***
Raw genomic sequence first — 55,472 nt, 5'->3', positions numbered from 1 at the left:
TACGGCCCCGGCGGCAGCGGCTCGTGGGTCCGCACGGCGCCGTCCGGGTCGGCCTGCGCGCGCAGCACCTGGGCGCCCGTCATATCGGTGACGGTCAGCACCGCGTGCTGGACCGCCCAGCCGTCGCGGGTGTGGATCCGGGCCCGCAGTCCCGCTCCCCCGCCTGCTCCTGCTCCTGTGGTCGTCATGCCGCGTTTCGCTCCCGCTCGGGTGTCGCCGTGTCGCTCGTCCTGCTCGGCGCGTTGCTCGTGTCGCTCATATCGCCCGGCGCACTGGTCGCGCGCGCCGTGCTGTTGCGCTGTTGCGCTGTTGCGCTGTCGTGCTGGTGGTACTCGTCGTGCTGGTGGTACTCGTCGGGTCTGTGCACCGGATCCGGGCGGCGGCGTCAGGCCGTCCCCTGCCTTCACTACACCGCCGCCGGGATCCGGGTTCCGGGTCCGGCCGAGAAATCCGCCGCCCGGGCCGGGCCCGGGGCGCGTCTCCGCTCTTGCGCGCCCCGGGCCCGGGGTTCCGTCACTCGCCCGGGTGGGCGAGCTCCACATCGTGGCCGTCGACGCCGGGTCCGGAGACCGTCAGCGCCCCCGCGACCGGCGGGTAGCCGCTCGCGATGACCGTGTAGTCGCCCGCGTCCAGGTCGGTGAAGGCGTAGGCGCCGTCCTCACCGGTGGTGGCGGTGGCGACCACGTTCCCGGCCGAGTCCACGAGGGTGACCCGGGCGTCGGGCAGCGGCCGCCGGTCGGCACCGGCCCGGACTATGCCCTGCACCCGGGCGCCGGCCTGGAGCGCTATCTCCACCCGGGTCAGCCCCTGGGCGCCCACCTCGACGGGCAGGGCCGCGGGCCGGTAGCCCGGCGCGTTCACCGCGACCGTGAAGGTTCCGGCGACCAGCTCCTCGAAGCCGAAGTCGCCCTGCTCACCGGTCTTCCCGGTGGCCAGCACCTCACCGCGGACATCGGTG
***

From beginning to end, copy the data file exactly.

Raw genomic sequence first — 55,472 nt, 5'->3', positions numbered from 1 at the left:
TACGGCCCCGGCGGCAGCGGCTCGTGGGTCCGCACGGCGCCGTCCGGGTCGGCCTGCGCGCGCAGCACCTGGGCGCCCGTCATATCGGTGACGGTCAGCACCGCGTGCTGGACCGCCCAGCCGTCGCGGGTGTGGATCCGGGCCCGCAGTCCCGCTCCCCCGCCTGCTCCTGCTCCTGTGGTCGTCATGCCGCGTTTCGCTCCCGCTCGGGTGTCGCCGTGTCGCTCGTCCTGCTCGGCGCGTTGCTCGTGTCGCTCATATCGCCCGGCGCACTGGTCGCGCGCGCCGTGCTGTTGCGCTGTTGCGCTGTTGCGCTGTCGTGCTGGTGGTACTCGTCGTGCTGGTGGTACTCGTCGGGTCTGTGCACCGGATCCGGGCGGCGGCGTCAGGCCGTCCCCTGCCTTCACTACACCGCCGCCGGGATCCGGGTTCCGGGTCCGGCCGAGAAATCCGCCGCCCGGGCCGGGCCCGGGGCGCGTCTCCGCTCTTGCGCGCCCCGGGCCCGGGGTTCCGTCACTCGCCCGGGTGGGCGAGCTCCACATCGTGGCCGTCGACGCCGGGTCCGGAGACCGTCAGCGCCCCCGCGACCGGCGGGTAGCCGCTCGCGATGACCGTGTAGTCGCCCGCGTCCAGGTCGGTGAAGGCGTAGGCGCCGTCCTCACCGGTGGTGGCGGTGGCGACCACGTTCCCGGCCGAGTCCACGAGGGTGACCCGGGCGTCGGGCAGCGGCCGCCGGTCGGCACCGGCCCGGACTATGCCCTGCACCCGGGCGCCGGCCTGGAGCGCTATCTCCACCCGGGTCAGCCCCTGGGCGCCCACCTCGACGGGCAGGGCCGCGGGCCGGTAGCCCGGCGCGTTCACCGCGACCGTGAAGGTTCCGGCGACCAGCTCCTCGAAGCCGAAGTCGCCCTGCTCACCGGTCTTCCCGGTGGCCAGCACCTCACCGCGGACATCGGTG